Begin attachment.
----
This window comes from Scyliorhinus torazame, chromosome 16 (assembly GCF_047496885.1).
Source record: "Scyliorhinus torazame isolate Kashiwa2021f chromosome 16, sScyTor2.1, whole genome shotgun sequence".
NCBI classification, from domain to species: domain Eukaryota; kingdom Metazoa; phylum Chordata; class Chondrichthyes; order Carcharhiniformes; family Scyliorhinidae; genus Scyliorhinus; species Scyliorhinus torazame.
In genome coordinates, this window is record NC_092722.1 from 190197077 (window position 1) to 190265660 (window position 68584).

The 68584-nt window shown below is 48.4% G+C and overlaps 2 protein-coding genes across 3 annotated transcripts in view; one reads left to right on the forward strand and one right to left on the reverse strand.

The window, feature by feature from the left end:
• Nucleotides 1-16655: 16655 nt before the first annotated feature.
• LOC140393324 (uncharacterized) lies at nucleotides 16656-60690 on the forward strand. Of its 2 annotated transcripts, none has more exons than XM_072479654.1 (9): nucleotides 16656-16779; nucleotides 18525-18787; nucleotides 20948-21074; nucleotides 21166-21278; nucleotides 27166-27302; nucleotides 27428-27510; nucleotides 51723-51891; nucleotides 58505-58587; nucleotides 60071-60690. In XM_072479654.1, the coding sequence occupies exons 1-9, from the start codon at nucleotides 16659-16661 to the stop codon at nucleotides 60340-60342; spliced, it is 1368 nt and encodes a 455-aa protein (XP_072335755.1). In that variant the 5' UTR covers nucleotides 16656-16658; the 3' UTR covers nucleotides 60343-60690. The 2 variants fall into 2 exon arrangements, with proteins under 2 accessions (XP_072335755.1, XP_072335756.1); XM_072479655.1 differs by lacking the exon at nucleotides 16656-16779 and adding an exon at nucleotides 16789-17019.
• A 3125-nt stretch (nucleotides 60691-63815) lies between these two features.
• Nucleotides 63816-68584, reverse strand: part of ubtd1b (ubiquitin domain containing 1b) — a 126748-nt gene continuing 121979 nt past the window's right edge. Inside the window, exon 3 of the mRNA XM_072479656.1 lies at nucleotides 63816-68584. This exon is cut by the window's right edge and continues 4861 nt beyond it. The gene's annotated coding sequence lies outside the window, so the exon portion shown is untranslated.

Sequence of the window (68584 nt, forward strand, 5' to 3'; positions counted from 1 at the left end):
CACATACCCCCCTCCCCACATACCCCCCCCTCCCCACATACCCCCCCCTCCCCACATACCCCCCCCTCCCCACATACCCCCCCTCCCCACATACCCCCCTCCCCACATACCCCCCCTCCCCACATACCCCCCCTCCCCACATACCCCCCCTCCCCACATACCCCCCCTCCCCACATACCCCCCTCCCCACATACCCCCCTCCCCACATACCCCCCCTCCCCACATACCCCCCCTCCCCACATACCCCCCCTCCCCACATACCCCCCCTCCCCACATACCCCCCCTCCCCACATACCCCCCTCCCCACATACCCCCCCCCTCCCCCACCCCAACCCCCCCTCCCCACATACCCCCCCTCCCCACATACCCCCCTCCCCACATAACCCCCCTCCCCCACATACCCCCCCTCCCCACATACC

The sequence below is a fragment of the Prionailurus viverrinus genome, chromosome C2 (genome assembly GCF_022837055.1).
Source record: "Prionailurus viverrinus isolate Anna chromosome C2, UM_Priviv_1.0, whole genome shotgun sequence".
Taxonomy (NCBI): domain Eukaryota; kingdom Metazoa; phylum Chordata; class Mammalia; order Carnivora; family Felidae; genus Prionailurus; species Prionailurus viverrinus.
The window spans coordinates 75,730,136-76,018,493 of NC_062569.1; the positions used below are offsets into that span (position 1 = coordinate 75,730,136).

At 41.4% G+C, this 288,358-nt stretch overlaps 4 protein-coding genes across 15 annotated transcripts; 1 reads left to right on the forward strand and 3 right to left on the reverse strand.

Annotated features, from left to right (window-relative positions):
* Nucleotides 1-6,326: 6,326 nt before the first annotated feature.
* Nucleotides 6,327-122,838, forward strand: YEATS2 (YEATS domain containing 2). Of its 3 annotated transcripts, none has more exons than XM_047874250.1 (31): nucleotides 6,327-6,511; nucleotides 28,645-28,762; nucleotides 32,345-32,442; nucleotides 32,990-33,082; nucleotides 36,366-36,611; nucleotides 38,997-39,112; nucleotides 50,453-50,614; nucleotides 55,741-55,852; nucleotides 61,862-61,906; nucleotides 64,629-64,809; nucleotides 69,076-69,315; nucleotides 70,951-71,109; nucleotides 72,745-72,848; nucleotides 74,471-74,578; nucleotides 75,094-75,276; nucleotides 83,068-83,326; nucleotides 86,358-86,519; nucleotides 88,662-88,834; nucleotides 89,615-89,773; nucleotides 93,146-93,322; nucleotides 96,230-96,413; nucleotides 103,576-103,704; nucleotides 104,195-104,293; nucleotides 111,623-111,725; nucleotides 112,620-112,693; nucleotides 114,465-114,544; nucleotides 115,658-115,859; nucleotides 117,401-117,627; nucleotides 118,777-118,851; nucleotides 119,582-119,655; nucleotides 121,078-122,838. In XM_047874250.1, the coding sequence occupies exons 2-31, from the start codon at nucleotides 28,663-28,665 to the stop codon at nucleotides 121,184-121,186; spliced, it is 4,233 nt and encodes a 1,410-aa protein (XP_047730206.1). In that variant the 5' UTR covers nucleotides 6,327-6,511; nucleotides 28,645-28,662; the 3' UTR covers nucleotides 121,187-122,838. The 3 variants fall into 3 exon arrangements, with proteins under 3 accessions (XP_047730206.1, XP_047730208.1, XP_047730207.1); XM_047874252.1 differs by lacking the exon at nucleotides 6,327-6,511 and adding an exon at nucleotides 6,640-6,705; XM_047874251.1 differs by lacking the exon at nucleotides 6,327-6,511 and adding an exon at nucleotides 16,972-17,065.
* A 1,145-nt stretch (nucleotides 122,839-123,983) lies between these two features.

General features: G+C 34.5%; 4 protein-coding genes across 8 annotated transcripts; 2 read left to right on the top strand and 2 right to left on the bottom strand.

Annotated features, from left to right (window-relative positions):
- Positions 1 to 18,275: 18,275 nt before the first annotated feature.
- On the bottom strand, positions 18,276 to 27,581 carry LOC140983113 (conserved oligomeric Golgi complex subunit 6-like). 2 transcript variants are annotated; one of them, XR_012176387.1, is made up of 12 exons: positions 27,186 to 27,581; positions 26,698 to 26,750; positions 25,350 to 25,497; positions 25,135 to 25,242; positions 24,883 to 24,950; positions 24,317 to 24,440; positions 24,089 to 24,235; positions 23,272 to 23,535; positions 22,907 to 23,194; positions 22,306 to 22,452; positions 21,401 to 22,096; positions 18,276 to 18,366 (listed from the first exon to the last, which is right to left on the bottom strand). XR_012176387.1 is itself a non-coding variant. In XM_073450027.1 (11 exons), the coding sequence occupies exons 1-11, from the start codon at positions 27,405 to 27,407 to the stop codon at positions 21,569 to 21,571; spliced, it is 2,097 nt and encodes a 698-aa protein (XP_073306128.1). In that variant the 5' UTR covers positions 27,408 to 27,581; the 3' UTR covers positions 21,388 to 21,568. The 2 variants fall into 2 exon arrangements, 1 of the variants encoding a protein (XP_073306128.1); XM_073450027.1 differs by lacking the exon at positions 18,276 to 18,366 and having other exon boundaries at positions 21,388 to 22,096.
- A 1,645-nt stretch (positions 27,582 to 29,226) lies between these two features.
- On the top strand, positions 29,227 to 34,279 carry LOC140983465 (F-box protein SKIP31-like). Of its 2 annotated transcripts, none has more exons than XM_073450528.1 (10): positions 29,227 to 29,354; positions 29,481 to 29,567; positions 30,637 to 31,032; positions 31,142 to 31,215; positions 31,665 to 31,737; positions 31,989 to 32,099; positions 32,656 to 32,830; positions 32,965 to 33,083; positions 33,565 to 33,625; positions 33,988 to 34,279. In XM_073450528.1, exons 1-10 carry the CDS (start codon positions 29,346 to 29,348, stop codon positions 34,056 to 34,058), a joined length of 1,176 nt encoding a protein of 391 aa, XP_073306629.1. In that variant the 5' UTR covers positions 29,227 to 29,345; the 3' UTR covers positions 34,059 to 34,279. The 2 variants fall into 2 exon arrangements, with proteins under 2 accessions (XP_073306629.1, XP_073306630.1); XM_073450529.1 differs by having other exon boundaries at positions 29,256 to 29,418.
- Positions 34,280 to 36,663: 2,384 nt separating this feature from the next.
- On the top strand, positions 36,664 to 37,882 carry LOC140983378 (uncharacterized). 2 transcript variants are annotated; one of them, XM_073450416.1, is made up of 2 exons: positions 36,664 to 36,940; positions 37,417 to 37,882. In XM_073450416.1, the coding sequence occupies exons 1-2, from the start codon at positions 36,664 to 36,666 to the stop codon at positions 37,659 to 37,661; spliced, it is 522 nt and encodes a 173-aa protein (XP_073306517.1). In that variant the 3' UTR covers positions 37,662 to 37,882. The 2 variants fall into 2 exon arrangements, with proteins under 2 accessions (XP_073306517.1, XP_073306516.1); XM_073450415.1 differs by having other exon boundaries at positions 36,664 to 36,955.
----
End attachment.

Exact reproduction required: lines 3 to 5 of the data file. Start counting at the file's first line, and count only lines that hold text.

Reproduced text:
NCBI classification, from domain to species: domain Eukaryota; kingdom Metazoa; phylum Chordata; class Chondrichthyes; order Carcharhiniformes; family Scyliorhinidae; genus Scyliorhinus; species Scyliorhinus torazame.
In genome coordinates, this window is record NC_092722.1 from 190197077 (window position 1) to 190265660 (window position 68584).

The 68584-nt window shown below is 48.4% G+C and overlaps 2 protein-coding genes across 3 annotated transcripts in view; one reads left to right on the forward strand and one right to left on the reverse strand.